War of the Worlds | Tomorrow's World

War of the Worlds

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Decades after the famous novel, the Middle East is living a real conflict involving an aggressor as uncompromising as H.G. Wells’ otherworldly invaders.

The War of the Worlds portrayed the invasion of our world by aliens from the planet Mars. Written and set in England’s Victorian era, this famous novel by H.G. Wells was later adapted to radio and graphically depicted by Hollywood screenplays. The first movie based on the novel, produced in 1953, became recognised as a cultural icon shaping future science-fiction films.

We are all aware of the barbaric onslaught by the forces of Hamas against Israel on October 7, 2023. Today, we really are witnessing a real, growing world conflict involving an aggressor in every way as uncompromising in its goal as those otherworldly invaders of Wells’ story—and a sovereign state as unable to give in to such enemies’ demands as the besieged earthlings facing genocide. And the religious cause, the driving ideology, is just about as alien to Western minds as Martian invaders. The conflict has no political solution—only a religious conclusion.

May brings us to the seventh month since the October 7 Hamas attack. The reaction to these months of war has been marked by the Western world’s emphasis on human rights for the Palestinians. Western policymakers and pundits see the solution to the problems in terms of political theory.

Since the French Revolution and the establishment of the United States, the Western world has increasingly judged events in terms of human rights. The 1947 United Nations partition of the land called Palestine was driven by this political ethos. The establishment of the state of Israel a year later was similarly political (see “Jerusalem: The Way Forward” in the November–December 2023 issue of Tomorrow’s World).

Uncompromising Enemies of Israel

Fast-forward to October 7, 2023. The invasion of Israel by the forces of Hamas was not simply a political event. Hamas has no interest in human rights as defined by the West, but rather seeks the establishment of an Islamic state including the area now called Israel. For Islam, politics is necessarily subservient to religious goals, and for many Islamists a key goal is to deny Jews the right to live in Israel. The Houthis in Yemen and Hezbollah in Lebanon, who wish to involve themselves in the current conflict on behalf of the Palestinians, see a struggle for religious dominance, not for human rights.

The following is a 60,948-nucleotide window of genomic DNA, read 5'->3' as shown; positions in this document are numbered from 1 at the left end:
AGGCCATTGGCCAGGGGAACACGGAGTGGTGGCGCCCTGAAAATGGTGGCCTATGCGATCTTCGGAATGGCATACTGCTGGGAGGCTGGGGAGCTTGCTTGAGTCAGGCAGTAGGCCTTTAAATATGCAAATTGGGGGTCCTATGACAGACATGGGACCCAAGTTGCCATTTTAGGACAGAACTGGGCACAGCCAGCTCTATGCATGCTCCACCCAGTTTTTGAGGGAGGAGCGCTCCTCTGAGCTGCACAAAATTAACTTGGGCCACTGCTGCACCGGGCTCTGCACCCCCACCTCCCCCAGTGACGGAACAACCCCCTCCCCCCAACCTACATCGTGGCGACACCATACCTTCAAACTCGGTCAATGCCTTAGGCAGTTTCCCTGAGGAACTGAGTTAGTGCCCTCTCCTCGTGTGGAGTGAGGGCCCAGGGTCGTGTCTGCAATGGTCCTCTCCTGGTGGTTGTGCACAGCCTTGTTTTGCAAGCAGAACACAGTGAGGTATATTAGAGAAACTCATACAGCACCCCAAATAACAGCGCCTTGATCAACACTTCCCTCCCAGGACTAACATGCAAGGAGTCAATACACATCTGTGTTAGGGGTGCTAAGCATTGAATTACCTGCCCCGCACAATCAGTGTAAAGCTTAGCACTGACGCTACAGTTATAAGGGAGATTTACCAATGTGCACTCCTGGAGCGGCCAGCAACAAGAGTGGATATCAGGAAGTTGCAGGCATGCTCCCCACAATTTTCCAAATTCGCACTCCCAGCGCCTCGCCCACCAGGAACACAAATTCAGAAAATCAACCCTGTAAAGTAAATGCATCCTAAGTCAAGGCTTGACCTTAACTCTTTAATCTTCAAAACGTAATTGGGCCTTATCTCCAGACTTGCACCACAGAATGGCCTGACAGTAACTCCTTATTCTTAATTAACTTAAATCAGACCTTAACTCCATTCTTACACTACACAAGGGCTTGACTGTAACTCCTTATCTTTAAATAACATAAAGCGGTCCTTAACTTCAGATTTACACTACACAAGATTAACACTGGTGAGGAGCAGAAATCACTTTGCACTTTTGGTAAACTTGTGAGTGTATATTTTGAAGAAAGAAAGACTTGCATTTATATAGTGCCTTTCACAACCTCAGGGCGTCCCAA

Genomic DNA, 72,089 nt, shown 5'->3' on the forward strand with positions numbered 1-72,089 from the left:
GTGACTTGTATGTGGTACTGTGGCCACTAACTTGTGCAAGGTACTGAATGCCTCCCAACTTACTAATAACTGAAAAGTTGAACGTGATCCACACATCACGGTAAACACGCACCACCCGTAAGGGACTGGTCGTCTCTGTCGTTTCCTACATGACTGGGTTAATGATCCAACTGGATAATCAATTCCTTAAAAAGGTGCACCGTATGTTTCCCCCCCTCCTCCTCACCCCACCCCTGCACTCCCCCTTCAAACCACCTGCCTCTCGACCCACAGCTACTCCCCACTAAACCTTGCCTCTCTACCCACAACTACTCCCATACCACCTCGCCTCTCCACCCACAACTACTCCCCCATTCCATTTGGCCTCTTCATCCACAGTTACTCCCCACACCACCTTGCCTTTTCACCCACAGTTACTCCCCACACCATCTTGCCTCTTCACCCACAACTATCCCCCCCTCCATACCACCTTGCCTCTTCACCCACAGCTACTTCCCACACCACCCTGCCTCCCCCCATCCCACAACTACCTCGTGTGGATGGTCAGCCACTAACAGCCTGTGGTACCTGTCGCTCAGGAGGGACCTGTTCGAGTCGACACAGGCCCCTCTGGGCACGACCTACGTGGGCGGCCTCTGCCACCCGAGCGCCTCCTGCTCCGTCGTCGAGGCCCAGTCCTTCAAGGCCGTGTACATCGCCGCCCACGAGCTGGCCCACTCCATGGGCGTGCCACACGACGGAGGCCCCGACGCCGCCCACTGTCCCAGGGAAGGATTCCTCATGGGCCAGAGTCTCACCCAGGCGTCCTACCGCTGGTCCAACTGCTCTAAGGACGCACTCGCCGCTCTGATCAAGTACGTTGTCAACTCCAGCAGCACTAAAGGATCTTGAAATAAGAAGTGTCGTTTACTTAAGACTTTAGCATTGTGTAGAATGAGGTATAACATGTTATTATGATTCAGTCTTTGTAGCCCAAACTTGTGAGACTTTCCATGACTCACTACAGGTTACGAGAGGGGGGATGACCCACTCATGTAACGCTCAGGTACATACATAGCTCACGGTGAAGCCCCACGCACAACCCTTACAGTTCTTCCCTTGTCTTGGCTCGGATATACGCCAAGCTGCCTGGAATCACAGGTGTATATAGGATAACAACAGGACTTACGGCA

Polls taken in Gaza and the West Bank all show overwhelming support for Hamas and its action of October 7. The population there has been “educated” to desire the destruction of the state of Israel—and the outcome of such destruction would be an Islamic state, not a democratic one.

Iran, the primary benefactor of Hamas, is also misread by most in the West. The fall of Shah Reza Pahlavi’s regime in the late 1970s is still seen as the failure of the Shah to Westernize that country quickly enough. In fact, the reverse was true; he Westernized Iran so quickly that the traditions of its Shi’ite Muslim heritage were on the edge of being destroyed. The subsequent reign of the Ayatollahs has reestablished that heritage. It is not Westernization that they seek, but rather Islamic hegemony.

Hence, ceasefires and peace settlements between Israel and Hamas as defined by Western minds have little value. For Hamas and its axis, such delays simply provide a breathing space to prepare for the next onslaught.

The Western world displays great ignorance of this as it seeks to renew the concept of establishing a Palestinian state in response to the attacks of October 7. A Palestinian state—the so-called “Two-State Solution”—will not prevent a repeat of October 7. Hamas has controlled the Gaza Strip since 2006, sometimes allied with and sometimes contending against the secular Fatah faction. Its influence has effectively and deliberately prepared the Strip for ongoing conflict with Israel.

A newly independent Palestinian state would not bring peace—it would bring yet another player into the religious conflict, which, like Hamas, would be established with the sole goal of driving Israel and the Jews out of the Middle East and preferably destroying both the state and its people in the process.

Israel in Danger More than Ever?

Several factors must be considered to fully understand the situation today.

First, the establishment of the state of Israel in 1948 was a blow to Muslim aspirations, establishing another dominant religious force in the form of Zionist Judaism. To the Islamic mind, this was a setback. With the establishment of the state of Israel, the Jews went from being underlings in the Arabic world to holding an advantageous and controlling position. The Israeli victory in the 1948 Arab-Israeli War heralded a new power in the Middle East.

Though small Jewish communities had flourished for centuries throughout the Arab world, they had no sovereign status, despite a certain degree of freedom to follow their religion. They were subject to persecution and enjoyed little in terms of human rights. With the establishment of the State of Israel, these communities within Arab nations became subject to increased persecution to the point where Jews had to emigrate to Israel or other Western nations for safety. The servant of long standing had risen to become master in the region. Across the Arab world, the continued existence of the Israeli state is a galling reminder of defeat.